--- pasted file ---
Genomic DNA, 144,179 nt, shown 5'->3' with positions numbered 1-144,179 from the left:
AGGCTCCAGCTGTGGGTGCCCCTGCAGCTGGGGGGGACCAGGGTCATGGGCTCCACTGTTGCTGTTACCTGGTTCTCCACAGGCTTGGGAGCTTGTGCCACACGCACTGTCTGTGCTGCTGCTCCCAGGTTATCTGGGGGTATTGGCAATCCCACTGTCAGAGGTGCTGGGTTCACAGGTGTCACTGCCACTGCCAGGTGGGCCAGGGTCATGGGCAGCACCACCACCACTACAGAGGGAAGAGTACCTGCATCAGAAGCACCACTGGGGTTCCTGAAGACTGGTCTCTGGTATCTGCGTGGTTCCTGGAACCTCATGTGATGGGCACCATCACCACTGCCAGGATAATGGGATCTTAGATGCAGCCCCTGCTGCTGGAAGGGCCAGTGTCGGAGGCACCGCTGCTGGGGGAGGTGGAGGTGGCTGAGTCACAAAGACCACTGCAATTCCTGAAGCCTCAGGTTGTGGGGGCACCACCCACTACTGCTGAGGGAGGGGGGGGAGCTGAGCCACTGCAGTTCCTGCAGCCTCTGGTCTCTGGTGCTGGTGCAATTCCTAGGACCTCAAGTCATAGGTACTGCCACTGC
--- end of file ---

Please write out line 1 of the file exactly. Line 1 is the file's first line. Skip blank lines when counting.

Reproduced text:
Genomic DNA, 144,179 nt, shown 5'->3' with positions numbered 1-144,179 from the left: